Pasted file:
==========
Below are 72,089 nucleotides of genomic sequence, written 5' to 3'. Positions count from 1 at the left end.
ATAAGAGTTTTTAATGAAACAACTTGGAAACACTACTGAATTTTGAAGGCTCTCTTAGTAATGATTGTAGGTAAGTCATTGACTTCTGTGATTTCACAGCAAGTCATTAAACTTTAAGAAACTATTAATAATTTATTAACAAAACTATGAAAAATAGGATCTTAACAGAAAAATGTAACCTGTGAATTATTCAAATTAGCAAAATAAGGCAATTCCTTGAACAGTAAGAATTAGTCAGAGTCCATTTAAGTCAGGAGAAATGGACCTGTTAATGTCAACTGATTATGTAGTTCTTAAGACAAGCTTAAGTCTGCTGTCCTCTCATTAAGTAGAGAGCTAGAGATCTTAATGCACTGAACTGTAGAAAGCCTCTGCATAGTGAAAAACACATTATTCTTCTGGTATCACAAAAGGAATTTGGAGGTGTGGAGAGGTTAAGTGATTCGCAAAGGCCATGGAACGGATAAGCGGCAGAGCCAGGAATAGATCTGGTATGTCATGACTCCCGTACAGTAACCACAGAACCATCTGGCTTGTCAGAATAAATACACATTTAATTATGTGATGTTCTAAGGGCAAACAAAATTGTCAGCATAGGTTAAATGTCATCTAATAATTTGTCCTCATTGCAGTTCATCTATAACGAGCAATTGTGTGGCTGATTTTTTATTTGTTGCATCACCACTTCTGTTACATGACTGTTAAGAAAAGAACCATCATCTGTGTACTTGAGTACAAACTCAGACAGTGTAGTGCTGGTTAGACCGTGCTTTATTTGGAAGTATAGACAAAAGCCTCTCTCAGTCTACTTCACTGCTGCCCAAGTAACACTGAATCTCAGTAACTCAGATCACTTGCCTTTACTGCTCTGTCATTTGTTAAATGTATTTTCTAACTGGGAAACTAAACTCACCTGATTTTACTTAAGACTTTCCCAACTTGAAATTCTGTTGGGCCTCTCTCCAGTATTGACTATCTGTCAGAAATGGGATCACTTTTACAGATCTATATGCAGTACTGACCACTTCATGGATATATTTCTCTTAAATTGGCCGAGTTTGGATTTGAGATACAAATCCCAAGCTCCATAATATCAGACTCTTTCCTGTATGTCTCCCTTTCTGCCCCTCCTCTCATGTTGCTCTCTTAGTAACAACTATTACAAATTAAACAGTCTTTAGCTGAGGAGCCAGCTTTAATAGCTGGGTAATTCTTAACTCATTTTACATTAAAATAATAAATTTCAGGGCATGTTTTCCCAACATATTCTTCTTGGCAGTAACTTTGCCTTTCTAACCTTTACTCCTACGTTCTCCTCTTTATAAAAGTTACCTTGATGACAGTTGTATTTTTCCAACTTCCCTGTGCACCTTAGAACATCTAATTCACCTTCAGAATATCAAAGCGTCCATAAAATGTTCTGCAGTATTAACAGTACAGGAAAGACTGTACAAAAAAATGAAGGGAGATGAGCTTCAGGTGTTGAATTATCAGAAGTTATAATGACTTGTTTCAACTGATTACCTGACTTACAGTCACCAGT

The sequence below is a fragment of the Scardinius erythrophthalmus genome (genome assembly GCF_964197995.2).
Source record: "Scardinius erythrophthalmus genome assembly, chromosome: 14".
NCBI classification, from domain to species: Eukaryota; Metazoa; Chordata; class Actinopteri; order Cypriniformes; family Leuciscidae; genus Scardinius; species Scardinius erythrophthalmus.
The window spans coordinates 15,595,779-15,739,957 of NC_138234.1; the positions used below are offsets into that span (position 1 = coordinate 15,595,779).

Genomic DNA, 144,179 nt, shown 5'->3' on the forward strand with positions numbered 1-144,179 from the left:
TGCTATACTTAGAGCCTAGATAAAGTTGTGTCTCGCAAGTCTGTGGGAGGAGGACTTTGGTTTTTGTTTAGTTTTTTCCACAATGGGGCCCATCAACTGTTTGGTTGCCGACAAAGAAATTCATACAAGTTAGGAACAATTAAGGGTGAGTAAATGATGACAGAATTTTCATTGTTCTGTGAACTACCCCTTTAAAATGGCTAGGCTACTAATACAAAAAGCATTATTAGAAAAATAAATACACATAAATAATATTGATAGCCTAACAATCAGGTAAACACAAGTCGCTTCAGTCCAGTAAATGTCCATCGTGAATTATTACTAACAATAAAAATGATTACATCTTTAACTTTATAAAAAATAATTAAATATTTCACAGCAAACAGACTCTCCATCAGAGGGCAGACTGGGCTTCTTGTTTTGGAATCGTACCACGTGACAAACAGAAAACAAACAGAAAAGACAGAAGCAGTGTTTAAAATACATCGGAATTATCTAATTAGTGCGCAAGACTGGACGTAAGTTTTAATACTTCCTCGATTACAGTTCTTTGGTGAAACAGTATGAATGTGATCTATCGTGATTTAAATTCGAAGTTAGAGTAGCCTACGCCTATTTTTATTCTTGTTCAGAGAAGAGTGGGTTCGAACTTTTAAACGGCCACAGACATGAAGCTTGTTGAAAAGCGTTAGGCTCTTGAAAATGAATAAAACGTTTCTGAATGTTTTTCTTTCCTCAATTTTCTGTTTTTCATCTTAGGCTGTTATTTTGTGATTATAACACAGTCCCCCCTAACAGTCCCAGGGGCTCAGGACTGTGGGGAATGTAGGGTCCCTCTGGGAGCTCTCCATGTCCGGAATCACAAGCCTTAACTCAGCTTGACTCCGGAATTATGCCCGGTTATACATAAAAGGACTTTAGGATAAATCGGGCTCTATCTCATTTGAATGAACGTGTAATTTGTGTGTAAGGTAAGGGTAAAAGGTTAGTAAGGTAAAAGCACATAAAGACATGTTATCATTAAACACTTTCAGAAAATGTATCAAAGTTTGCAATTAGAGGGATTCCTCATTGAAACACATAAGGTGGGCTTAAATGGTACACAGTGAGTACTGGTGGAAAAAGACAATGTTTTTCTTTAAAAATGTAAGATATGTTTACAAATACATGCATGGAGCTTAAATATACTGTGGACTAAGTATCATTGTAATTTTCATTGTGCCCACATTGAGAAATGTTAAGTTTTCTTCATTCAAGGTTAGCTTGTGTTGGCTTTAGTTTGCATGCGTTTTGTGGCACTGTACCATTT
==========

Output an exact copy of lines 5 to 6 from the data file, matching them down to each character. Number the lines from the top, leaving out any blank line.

NCBI classification, from domain to species: Eukaryota; Metazoa; Chordata; class Actinopteri; order Cypriniformes; family Leuciscidae; genus Scardinius; species Scardinius erythrophthalmus.
The window spans coordinates 15,595,779-15,739,957 of NC_138234.1; the positions used below are offsets into that span (position 1 = coordinate 15,595,779).